We saw the biggest gains in the beginning (up to 0.015 improvement on the leaderboard), but even in the end we were able to improve on very large ensembles of (bagged) models (between 0.003 - 0.009).

After a while, we looked for better ways to tile the augmentation parameter space, and settled on a quasi-random set of 70 transformations, using slightly more modest augmentation parameter ranges than those used for training.

To improve the score of the ensemble further, we replaced some of the models by an average of 5 models (including the original one), where each model was trained on a different subset of the data.

Here are a few other things we tried, with varying levels of success: Here’s a non-exhaustive list of things that we found to reduce overfitting (including the obvious ones): We also monitored the classification accuracy of our models during the competition.

This is a function of several factors, but the two most important ones are the size of the new dataset (small or big), and its similarity to the original dataset (e.g.

Keeping in mind that ConvNet features are more generic in early layers and more original-dataset-specific in later layers, here are some common rules of thumb for navigating the 4 major scenarios: Practical advice.

How to Retrain an Image Classifier for New Categories

Modern image recognition models have millions of parameters.

requires a lot of labeled training data and a lot of computing power (hundreds

of this by taking a piece of a model that has alreay been trained on a related

extraction capabilities from powerful image classifiers trained on ImageNet

for many applications, works with moderate amounts of training data (thousands,

not millions of labeled images), and can be run in as little as thirty

example script on your own images, and will explain some of the options you have

Image by Kelly Sikkema Before you start any training, you'll need a set of images to teach the network about

how to prepare your own images, but to make it easy we've created an archive

of flower photos, run these commands: Once you have the images, you can download the example code from GitHub (it

is not part of the library installation): In the simplest cases the retrainer can then be run like this (takes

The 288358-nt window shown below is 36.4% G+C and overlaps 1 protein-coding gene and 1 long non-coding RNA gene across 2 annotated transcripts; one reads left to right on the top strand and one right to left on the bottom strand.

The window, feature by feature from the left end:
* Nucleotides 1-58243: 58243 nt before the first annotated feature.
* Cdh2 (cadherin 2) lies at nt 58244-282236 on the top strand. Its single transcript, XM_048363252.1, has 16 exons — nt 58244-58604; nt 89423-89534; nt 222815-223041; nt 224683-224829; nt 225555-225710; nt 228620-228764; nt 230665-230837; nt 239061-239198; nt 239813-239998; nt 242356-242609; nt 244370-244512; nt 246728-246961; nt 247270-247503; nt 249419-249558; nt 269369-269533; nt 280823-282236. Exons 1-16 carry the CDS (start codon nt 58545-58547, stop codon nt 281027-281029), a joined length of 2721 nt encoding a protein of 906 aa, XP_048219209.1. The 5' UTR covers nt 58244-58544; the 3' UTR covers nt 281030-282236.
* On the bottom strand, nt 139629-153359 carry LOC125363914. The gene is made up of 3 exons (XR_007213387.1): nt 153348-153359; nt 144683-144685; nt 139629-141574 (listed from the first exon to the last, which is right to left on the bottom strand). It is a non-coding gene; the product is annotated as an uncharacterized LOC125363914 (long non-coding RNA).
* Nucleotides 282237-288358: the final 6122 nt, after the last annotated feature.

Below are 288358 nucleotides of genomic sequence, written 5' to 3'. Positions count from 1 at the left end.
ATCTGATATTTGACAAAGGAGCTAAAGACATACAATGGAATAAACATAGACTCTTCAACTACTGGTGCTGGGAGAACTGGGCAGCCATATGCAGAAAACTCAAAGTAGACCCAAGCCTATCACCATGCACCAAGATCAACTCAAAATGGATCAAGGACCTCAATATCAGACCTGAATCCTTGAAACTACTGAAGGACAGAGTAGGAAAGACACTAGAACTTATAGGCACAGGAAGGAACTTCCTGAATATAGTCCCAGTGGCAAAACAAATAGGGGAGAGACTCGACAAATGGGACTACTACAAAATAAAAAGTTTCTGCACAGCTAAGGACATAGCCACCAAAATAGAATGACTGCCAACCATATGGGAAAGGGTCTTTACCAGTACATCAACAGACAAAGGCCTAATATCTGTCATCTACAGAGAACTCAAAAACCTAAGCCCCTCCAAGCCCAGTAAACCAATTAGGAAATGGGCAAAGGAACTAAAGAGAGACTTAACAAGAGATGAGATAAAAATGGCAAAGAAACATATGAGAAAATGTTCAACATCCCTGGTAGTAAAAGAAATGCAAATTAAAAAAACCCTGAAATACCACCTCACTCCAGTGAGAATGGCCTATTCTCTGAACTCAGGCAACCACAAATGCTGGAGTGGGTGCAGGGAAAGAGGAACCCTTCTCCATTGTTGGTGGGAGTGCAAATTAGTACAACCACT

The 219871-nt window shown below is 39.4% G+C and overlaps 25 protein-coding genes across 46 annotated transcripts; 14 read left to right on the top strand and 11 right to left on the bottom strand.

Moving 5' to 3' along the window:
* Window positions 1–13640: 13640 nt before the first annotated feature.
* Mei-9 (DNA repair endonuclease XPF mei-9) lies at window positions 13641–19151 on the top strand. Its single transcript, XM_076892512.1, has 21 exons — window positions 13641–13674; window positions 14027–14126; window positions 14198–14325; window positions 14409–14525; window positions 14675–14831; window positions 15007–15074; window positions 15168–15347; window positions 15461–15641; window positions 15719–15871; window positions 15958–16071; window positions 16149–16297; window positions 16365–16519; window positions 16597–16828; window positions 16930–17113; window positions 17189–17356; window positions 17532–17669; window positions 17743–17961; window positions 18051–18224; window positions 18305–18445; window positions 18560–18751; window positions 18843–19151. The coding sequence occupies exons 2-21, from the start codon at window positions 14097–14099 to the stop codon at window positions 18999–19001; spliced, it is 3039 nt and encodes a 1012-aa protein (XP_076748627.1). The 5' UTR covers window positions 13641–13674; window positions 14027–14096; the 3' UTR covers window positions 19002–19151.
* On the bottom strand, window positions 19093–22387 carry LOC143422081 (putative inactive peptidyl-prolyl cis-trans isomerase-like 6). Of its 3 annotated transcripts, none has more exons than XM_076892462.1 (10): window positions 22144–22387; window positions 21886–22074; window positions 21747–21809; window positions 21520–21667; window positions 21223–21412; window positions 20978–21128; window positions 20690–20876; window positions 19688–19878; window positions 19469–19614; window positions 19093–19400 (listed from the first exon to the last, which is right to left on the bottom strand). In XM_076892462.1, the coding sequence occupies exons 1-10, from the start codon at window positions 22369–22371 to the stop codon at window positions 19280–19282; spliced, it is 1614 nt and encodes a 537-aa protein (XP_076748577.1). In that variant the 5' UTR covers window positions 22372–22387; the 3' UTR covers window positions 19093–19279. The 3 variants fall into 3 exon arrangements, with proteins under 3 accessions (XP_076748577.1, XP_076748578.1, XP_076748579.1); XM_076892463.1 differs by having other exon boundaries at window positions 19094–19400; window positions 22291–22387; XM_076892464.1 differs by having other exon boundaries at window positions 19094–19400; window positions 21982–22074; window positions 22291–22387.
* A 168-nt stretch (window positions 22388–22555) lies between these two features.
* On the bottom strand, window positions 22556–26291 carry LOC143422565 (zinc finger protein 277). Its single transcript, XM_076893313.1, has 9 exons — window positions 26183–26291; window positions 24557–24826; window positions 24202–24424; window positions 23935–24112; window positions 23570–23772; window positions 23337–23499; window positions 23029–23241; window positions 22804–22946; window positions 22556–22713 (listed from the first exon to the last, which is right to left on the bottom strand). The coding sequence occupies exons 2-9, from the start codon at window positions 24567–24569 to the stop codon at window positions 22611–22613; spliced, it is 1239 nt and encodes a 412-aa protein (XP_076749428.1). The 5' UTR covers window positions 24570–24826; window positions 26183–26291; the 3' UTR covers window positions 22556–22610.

You can get a full listing with: This script loads the pre-trained module and trains a new classifier on top for

magic of transfer learning is that lower layers that have been trained to distinguish

The script can take thirty minutes or more to complete, depending on the speed of

This penultimate layer has been trained to output a set of values

our final layer retraining can work on new classes is that it turns out the

Because every image is reused multiple times during training and calculating each

bottleneck takes a significant amount of time, it speeds things up to cache

By default they're stored in the /tmp/bottleneck directory, and if

you rerun the script they'll be reused so you don't have to wait for this part

Once the bottlenecks are complete, the actual training of the top layer of the network

what percent of the images used in the current training batch were labeled

the training accuracy is based on images that the network has been able to

learn from so the network can overfit to the noise in the training data.

measure of the performance of the network is to measure its performance on a

data set not contained in the training data -- this is measured by the validation

low, that means the network is overfitting and memorizing particular features

so you can tell if the learning is working by keeping an eye on whether

the loss keeps trending downwards, ignoring the short-term noise.

By default this script will run 4,000 training steps.

at random from the training set, finds their bottlenecks from the cache, and

compared against the actual labels to update the final layer's weights through